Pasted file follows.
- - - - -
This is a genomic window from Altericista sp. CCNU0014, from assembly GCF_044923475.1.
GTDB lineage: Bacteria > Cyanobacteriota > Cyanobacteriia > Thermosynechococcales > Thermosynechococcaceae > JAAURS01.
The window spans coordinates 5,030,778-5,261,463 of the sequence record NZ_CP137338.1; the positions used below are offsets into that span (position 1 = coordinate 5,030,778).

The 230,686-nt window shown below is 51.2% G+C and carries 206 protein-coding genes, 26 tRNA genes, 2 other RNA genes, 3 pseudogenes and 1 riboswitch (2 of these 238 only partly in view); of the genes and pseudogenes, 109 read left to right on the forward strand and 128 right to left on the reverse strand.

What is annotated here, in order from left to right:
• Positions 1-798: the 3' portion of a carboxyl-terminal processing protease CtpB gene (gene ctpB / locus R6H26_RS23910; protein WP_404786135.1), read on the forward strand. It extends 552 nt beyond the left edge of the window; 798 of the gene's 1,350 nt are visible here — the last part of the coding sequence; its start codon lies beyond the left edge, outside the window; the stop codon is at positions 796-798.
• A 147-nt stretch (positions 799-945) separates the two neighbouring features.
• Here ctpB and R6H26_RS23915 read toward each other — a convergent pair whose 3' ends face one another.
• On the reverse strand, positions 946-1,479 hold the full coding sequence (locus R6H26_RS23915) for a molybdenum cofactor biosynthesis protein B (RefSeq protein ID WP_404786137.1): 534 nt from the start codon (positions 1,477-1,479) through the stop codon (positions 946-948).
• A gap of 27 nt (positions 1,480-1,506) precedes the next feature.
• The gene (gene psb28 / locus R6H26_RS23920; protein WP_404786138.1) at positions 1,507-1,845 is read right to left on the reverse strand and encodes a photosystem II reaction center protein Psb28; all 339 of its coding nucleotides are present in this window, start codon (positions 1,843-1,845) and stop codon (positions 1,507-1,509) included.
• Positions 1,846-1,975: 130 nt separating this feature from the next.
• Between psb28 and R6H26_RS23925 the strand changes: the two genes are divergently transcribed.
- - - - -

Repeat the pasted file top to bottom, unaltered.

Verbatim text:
This is a genomic window from Altericista sp. CCNU0014, from assembly GCF_044923475.1.
GTDB lineage: Bacteria > Cyanobacteriota > Cyanobacteriia > Thermosynechococcales > Thermosynechococcaceae > JAAURS01.
The window spans coordinates 5,030,778-5,261,463 of the sequence record NZ_CP137338.1; the positions used below are offsets into that span (position 1 = coordinate 5,030,778).

The 230,686-nt window shown below is 51.2% G+C and carries 206 protein-coding genes, 26 tRNA genes, 2 other RNA genes, 3 pseudogenes and 1 riboswitch (2 of these 238 only partly in view); of the genes and pseudogenes, 109 read left to right on the forward strand and 128 right to left on the reverse strand.

What is annotated here, in order from left to right:
• Positions 1-798: the 3' portion of a carboxyl-terminal processing protease CtpB gene (gene ctpB / locus R6H26_RS23910; protein WP_404786135.1), read on the forward strand. It extends 552 nt beyond the left edge of the window; 798 of the gene's 1,350 nt are visible here — the last part of the coding sequence; its start codon lies beyond the left edge, outside the window; the stop codon is at positions 796-798.
• A 147-nt stretch (positions 799-945) separates the two neighbouring features.
• Here ctpB and R6H26_RS23915 read toward each other — a convergent pair whose 3' ends face one another.
• On the reverse strand, positions 946-1,479 hold the full coding sequence (locus R6H26_RS23915) for a molybdenum cofactor biosynthesis protein B (RefSeq protein ID WP_404786137.1): 534 nt from the start codon (positions 1,477-1,479) through the stop codon (positions 946-948).
• A gap of 27 nt (positions 1,480-1,506) precedes the next feature.
• The gene (gene psb28 / locus R6H26_RS23920; protein WP_404786138.1) at positions 1,507-1,845 is read right to left on the reverse strand and encodes a photosystem II reaction center protein Psb28; all 339 of its coding nucleotides are present in this window, start codon (positions 1,843-1,845) and stop codon (positions 1,507-1,509) included.
• Positions 1,846-1,975: 130 nt separating this feature from the next.
• Between psb28 and R6H26_RS23925 the strand changes: the two genes are divergently transcribed.